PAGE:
By Adam B. Vary
Updated April 13, 2010 at 12:00 PM EDT

Star Trek

  • Movie

Image Credit: Monty Brinton/CBSWhen Wil Wheaton first appeared on The Big Bang Theory last fall as an odiously underhanded version of himself, I predicted the former Wesley Crusher on Star Trek: The Next Generation would return to the show as Sheldon Cooper’s official Worst Enemy. I had no idea, however, that Evil Wil Wheaton would be this evil, widening his path of destruction to include not just Sheldon, but Penny and Leonard’s fragile romance as well.

Yes, it’s official: Penny and Leonard’s season-long courtship is seriously on the rocks. After Penny managed to pull off an unambiguous, post-coital reference to The Empire Strikes Back (just in time for its 30th anniversary, too!), Leonard was moved to attempt an unambiguous, post-coital declaration of love for her, i.e. “I love you.” Penny’s response: “Oh. Thank you.” Not good.

What was good was the mini-aria of awkwardness Kaley Cuoco spun out of that moment — some of the best comic acting she’s delivered all season. From that point on, though, the (possible) beginning of the end of Pennard was more laden with soft dread than hard belly laughs, even in the face of all the writers’ attempts to wring the funny out of Leonard’s panicky hurt and Penny’s unsettled guilt. You could just feel the sword of Damocles dangling over these two, and Evil Wil Wheaton was all too happy to cut the single horse hair holding it up.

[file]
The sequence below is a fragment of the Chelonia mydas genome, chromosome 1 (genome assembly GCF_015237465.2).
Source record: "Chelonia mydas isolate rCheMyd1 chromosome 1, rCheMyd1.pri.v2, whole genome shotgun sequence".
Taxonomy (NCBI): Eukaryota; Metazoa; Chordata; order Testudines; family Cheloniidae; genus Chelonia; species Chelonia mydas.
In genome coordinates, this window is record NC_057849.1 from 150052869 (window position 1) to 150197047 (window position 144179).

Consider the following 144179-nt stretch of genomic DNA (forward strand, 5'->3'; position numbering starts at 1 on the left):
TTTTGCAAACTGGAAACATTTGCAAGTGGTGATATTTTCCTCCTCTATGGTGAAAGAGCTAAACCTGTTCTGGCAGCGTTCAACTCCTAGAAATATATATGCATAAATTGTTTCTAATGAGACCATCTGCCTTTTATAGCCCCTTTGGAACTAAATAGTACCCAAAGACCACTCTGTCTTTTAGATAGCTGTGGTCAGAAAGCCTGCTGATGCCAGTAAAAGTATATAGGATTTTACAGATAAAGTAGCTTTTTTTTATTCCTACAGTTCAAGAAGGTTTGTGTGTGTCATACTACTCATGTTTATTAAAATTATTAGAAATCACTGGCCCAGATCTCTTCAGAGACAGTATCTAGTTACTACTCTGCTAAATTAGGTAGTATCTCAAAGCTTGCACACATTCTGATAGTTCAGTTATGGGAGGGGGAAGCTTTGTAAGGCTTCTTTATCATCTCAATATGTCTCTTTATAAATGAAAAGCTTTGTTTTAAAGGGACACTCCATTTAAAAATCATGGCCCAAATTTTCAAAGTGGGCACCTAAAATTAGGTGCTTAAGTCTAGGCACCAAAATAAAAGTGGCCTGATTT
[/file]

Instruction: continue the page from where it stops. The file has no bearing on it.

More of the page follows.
But I’m getting ahead of myself. After Penny’s unfortunate non-response, Leonard glumly rejected his buddies’ usual geeky bantering over whether giant ants are physically possible and whether they’d serve as better transport than the Batmobile. (According to Sheldon, giant ants can’t exist, and even if they could, jet-pack > hoverboard > transporter > Batmobile > giant ant. To which I am force to point out that transporter is most definitely > hoverboard, which can’t even fly over water. Obvs.) At the comic book store, once Howard and Raj realized Leonard’s problem had something to do with Penny, they had a grand old time trying to suss out the issue at hand. My favorite conjecture, from Howard: “What’d you do, Romeo? You pour maple syrup over your body and ask her if she was in the mood for a short stack?” Hilarious, and the cause of several completely unnecessary mental pictures.